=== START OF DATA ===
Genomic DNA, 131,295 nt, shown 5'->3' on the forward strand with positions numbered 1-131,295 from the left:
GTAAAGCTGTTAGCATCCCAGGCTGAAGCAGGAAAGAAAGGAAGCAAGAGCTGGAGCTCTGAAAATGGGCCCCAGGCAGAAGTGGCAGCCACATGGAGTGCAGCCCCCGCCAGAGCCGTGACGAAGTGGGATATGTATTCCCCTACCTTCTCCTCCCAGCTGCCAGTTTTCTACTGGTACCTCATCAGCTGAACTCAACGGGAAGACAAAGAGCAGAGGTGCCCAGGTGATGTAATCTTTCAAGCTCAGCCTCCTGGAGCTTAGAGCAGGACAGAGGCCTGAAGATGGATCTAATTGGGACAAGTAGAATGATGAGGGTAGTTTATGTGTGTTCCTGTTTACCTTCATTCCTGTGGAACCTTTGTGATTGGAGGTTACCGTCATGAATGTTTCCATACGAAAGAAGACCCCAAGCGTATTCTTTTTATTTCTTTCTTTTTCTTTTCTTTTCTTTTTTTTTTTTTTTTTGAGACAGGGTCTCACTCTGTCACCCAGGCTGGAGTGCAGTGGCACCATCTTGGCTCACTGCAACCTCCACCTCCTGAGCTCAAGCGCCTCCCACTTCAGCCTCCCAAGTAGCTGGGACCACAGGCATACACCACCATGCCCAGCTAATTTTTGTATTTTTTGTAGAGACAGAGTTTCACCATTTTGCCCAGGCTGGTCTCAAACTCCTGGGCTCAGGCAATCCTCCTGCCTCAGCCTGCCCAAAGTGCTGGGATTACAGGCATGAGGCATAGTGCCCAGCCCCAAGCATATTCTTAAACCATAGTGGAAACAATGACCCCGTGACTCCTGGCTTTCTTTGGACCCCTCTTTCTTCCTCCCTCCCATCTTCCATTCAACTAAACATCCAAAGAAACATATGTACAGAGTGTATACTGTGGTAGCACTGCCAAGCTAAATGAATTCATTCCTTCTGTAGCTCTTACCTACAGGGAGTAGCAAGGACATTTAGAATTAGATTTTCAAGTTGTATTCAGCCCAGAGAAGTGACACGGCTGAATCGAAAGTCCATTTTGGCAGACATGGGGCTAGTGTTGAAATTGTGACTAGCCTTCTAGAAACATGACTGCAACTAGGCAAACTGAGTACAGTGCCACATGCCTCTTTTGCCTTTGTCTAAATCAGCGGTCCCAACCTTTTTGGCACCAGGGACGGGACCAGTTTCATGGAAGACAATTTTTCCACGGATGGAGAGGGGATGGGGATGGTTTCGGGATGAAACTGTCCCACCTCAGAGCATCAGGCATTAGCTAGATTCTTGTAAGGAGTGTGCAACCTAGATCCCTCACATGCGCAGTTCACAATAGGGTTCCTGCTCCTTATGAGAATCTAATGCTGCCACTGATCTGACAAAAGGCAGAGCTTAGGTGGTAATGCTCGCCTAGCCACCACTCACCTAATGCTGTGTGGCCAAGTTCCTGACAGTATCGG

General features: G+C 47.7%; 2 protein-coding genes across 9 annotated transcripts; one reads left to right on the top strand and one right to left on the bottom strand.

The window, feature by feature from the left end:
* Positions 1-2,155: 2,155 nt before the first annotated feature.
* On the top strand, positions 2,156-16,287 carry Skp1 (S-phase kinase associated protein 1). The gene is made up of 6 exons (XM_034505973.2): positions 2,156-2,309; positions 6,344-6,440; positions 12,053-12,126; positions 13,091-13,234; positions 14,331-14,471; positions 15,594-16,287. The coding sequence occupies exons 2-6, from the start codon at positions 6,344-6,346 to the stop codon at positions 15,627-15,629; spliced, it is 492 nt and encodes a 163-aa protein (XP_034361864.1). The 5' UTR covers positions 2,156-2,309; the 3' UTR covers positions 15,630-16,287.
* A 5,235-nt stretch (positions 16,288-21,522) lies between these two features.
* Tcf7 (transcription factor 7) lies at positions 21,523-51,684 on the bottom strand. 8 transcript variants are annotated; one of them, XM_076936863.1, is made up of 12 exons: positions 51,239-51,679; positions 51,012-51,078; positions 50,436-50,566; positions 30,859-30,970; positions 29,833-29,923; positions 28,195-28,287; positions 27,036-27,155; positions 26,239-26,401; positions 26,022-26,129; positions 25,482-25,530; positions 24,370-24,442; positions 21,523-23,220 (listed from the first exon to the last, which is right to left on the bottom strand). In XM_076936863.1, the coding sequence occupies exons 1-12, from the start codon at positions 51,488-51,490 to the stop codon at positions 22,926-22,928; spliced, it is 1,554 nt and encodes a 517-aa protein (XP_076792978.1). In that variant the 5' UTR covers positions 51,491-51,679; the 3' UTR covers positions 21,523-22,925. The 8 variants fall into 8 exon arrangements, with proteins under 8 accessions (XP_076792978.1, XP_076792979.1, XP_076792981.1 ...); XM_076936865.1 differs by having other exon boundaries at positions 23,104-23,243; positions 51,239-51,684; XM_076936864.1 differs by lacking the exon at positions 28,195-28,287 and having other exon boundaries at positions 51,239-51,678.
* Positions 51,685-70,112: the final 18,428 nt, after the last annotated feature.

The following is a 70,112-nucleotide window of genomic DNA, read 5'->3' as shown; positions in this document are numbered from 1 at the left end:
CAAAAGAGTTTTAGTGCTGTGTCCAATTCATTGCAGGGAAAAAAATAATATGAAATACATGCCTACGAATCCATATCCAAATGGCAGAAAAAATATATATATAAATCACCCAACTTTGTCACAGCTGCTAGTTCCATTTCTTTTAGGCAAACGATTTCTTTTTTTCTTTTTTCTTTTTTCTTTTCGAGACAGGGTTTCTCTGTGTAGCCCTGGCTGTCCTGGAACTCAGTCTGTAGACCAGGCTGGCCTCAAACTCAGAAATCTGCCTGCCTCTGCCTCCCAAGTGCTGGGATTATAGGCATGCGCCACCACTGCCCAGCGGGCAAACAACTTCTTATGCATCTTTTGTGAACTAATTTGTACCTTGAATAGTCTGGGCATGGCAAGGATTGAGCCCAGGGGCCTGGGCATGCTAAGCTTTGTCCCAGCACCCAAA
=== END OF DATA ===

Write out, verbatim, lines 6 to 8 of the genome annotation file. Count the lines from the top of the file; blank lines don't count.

* On the top strand, positions 2,156-16,287 carry Skp1 (S-phase kinase associated protein 1). The gene is made up of 6 exons (XM_034505973.2): positions 2,156-2,309; positions 6,344-6,440; positions 12,053-12,126; positions 13,091-13,234; positions 14,331-14,471; positions 15,594-16,287. The coding sequence occupies exons 2-6, from the start codon at positions 6,344-6,346 to the stop codon at positions 15,627-15,629; spliced, it is 492 nt and encodes a 163-aa protein (XP_034361864.1). The 5' UTR covers positions 2,156-2,309; the 3' UTR covers positions 15,630-16,287.
* A 5,235-nt stretch (positions 16,288-21,522) lies between these two features.
* Tcf7 (transcription factor 7) lies at positions 21,523-51,684 on the bottom strand. 8 transcript variants are annotated; one of them, XM_076936863.1, is made up of 12 exons: positions 51,239-51,679; positions 51,012-51,078; positions 50,436-50,566; positions 30,859-30,970; positions 29,833-29,923; positions 28,195-28,287; positions 27,036-27,155; positions 26,239-26,401; positions 26,022-26,129; positions 25,482-25,530; positions 24,370-24,442; positions 21,523-23,220 (listed from the first exon to the last, which is right to left on the bottom strand). In XM_076936863.1, the coding sequence occupies exons 1-12, from the start codon at positions 51,488-51,490 to the stop codon at positions 22,926-22,928; spliced, it is 1,554 nt and encodes a 517-aa protein (XP_076792978.1). In that variant the 5' UTR covers positions 51,491-51,679; the 3' UTR covers positions 21,523-22,925. The 8 variants fall into 8 exon arrangements, with proteins under 8 accessions (XP_076792978.1, XP_076792979.1, XP_076792981.1 ...); XM_076936865.1 differs by having other exon boundaries at positions 23,104-23,243; positions 51,239-51,684; XM_076936864.1 differs by lacking the exon at positions 28,195-28,287 and having other exon boundaries at positions 51,239-51,678.